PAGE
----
Design and construction of a carrier-less transceiver based on logic circuit

Thread Starter


Joined Sep 11, 2017
Hello Friends,I need help on a project.Design and construction of a carrier-less transceiver based on logic circuit.Please,kindly share your ideas on it.

Contents of attached Word file:
TITLE Design and Construction of a Carrierless Transceiver based on Logic Circuits (EGBOWON DARE JOSEPH_140403037)

The design of this Prototype is such that we multiplex the clock and data with an AND gate 74LS08 and demultiplex the received signal with a negative edge-triggered JK flip-flop 74LS112. Prototype 3 does not transmit the carrier.

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Joined Aug 21, 2008
It is not easy to sort out what is going on from this wiring diagram. How about a circuit description?
This appears to be serial to IR or visible light converter. When you say carrierless, I assume you actually mean self-clocking. Something like Manchester encoding. Is this correct?


Joined Feb 24, 2006
Clearly the TS doesn't understand what is going on and cannot explain what the circuit is supposed to do. I have stared at it for a while and cannot fathom what is going on either. Almost 2 months has gone by so apparently nobody else knows or cares what is going on. The poor quality diagram and the inability to know what some of the part numbers are contributes to the difficulty.


Joined Sep 22, 2013
Smoke signals........or flag waving.

What is a carrier-less transceiver? In the old days a carrier referred to an RF signal.

But anything, that you can impress information on, is a carrier. Like voltage or current.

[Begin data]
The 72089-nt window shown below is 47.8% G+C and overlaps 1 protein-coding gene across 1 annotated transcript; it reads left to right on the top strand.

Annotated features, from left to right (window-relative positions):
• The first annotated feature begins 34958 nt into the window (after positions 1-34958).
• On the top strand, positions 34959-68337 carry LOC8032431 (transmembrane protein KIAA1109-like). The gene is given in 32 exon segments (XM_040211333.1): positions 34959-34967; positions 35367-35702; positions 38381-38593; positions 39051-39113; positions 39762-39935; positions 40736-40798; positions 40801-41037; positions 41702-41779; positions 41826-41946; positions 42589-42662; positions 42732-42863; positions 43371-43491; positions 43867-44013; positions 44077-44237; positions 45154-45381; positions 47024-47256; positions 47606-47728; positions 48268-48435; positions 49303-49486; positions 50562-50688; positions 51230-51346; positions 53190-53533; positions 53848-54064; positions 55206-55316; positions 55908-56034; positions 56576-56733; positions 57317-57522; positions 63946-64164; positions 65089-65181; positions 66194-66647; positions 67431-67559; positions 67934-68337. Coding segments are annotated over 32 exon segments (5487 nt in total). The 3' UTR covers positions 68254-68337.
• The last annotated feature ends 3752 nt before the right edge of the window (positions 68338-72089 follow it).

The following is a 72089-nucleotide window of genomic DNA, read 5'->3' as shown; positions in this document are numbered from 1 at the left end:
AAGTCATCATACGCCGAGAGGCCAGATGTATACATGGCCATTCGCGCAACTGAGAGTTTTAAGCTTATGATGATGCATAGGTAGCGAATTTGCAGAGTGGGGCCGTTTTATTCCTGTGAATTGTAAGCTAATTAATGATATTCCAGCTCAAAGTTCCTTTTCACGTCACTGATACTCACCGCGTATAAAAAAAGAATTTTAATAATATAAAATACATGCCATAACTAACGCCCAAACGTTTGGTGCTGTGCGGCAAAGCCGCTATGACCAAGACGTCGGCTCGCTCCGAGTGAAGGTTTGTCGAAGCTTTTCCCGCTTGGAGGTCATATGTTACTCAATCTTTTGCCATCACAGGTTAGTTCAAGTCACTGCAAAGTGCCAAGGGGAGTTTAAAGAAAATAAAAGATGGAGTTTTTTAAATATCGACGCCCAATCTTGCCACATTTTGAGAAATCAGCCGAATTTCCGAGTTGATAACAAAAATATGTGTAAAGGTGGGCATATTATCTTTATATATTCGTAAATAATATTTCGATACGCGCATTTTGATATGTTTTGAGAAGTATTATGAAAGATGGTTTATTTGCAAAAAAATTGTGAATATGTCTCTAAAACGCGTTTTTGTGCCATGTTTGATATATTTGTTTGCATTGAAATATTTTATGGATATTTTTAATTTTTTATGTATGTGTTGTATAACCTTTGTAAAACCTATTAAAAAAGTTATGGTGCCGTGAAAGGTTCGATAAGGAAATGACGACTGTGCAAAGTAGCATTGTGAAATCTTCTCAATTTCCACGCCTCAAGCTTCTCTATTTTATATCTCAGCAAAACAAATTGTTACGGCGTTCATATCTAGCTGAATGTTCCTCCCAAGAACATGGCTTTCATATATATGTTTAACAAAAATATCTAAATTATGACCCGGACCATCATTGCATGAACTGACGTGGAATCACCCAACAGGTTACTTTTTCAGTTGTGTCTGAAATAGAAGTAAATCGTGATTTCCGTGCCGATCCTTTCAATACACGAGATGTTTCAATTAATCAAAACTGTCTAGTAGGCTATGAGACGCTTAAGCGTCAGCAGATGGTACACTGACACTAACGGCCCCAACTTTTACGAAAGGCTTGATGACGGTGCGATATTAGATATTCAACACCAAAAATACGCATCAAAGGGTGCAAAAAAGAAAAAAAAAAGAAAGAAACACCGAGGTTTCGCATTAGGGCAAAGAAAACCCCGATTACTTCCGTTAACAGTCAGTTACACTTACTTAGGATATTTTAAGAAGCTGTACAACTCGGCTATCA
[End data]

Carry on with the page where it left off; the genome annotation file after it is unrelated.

Or a pigeon.
In the upper right quadrant there is a USB to serial converter which is attached to a MAX232. The MAX232 converts the RS232 signal to digital logic levels. The transmit line from the MAX232 goes to a couple of ICs in the lower right quadrant. One of these is a 1.84 MHz oscillator that is used to modulate the logic level serial data. This is provides some immunity from light noise but is unusual in that the frequency is several times the normal values used in IR remote controls and other IR transmitters. Typically they are around 40KHz +-. The modulated signal is sent to an LED ( not shown) The drive circuit is shown directly below the MAX232.
In the upper left is a photodiode feeding a series of ICs (probably provide amplification) that also feed a couple of ICs in the lower right corner. The 74LS112AN demodulates the incoming signal using the same 1.84MHz signal and sends it through the 74LS04 back to the MAX232. The photodiode is a visual light receiver instead of IR.

With two of these and a couple of visible light lasers you could make a line of sight serial data link.